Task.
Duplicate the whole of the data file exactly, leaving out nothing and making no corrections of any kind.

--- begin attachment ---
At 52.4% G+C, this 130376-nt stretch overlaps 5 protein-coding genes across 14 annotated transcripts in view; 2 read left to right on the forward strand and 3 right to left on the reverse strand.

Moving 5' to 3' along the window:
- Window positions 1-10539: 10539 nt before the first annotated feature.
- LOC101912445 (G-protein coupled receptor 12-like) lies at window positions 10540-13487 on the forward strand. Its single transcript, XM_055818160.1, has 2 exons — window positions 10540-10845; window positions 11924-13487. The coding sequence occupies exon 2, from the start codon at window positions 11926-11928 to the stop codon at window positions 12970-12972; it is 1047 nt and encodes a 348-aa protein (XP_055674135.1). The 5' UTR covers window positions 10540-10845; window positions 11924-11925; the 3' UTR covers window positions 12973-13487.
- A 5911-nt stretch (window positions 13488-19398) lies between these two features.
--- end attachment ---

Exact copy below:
At 52.4% G+C, this 130376-nt stretch overlaps 5 protein-coding genes across 14 annotated transcripts in view; 2 read left to right on the forward strand and 3 right to left on the reverse strand.

Moving 5' to 3' along the window:
- Window positions 1-10539: 10539 nt before the first annotated feature.
- LOC101912445 (G-protein coupled receptor 12-like) lies at window positions 10540-13487 on the forward strand. Its single transcript, XM_055818160.1, has 2 exons — window positions 10540-10845; window positions 11924-13487. The coding sequence occupies exon 2, from the start codon at window positions 11926-11928 to the stop codon at window positions 12970-12972; it is 1047 nt and encodes a 348-aa protein (XP_055674135.1). The 5' UTR covers window positions 10540-10845; window positions 11924-11925; the 3' UTR covers window positions 12973-13487.
- A 5911-nt stretch (window positions 13488-19398) lies between these two features.